This is the art of giving the player just enough information to feel threatened, but not enough information to actually do anything concrete about it. The best the player can do is hug the walls, creep along, and keep their guard up.

Trapped and powerless, you fight overwhelming odds.

We talk about this when considering setting/hero design, but in honesty this is a mix-up. This conflates a movie setting design concern and a game setting design concern, even though they are actually two different concerns both served by a similar design principle.

In a movie, isolating a weak hero is a matter of making sense. If a killer started stalking me, I'd just pop over to the police station. So you have to explain why the hero doesn't do that. There are more ways to do it than simple isolation. Fight Club has some very scary moments where it becomes obvious that the police are in on it, and Terminator has some scary moments where it becomes obvious the police can't help. Neither features isolation as such, but they both solve the same basic problem: they both deny the hero the chance to get out of the situation.

In a game, that's not quite as pressing. Instead, the focus is on the level of power the hero has over his surroundings, rather than whether the hero can get out of trouble. Protagonists in video games are extremely active, aggressive, "solution-focused" individuals because that's the nature of playing a video game. Therefore, the setting is less about trapping them and more about depowering them.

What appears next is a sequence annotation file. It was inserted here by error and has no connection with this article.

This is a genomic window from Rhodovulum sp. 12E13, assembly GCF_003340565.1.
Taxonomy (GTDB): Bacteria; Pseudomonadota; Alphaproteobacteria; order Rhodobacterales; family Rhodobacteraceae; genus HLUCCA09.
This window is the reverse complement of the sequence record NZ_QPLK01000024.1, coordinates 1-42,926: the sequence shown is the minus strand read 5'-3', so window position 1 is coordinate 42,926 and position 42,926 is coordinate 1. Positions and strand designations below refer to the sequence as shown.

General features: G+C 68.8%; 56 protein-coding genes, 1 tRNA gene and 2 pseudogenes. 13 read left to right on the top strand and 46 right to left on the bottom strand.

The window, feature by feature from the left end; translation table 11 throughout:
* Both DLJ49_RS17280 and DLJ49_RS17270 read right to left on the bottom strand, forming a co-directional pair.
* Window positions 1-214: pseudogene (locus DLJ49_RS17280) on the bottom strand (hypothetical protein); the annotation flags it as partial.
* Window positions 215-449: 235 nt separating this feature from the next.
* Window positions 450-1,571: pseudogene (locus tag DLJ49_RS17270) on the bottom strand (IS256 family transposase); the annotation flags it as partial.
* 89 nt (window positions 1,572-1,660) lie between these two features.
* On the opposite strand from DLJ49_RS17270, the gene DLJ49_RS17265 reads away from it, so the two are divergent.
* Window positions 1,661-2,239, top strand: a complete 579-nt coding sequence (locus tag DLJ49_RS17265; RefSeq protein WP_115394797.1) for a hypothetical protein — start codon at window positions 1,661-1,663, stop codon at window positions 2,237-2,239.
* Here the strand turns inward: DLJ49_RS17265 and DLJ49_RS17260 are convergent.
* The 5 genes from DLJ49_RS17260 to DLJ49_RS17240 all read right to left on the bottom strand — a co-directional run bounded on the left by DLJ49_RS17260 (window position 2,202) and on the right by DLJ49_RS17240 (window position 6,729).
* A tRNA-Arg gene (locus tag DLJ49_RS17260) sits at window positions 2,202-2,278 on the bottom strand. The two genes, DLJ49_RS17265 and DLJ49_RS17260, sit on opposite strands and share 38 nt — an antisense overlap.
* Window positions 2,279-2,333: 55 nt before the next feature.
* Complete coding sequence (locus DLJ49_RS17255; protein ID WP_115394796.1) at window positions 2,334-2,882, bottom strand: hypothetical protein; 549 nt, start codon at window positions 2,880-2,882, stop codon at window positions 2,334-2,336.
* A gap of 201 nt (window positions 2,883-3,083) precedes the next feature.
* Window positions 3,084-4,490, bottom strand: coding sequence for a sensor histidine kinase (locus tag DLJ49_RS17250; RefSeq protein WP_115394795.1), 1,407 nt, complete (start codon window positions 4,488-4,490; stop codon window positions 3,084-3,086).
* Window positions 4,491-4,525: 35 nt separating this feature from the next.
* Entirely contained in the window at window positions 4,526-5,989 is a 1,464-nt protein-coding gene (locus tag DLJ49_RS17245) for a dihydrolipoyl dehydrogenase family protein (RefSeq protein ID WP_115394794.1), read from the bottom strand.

Scary game heroes tend to move around a lot. In fact, movement is often the primary method a horror game player expresses himself. A game like Battlefield and a scary game might both feature moving, shooting, collecting stuff... but which elements are expressive will be different. A player in Battlefield expresses himself by how he shoots and strafes and takes cover. A player in Resident Evil expresses himself in how he moves from location to location, desperately gathering tiny bits of strength.

This is one reason why the "safe zone" plays radically different roles in games and movies. In movies, the safe zone exists so that the monster can eventually break in and make things horrifying. In games, the safe zone is a part of the player's ability to express himself. If you remove or damage the safe zone, the player loses the anchor of their expressive play. Moving from place to place matters far less if all places are equally unsafe!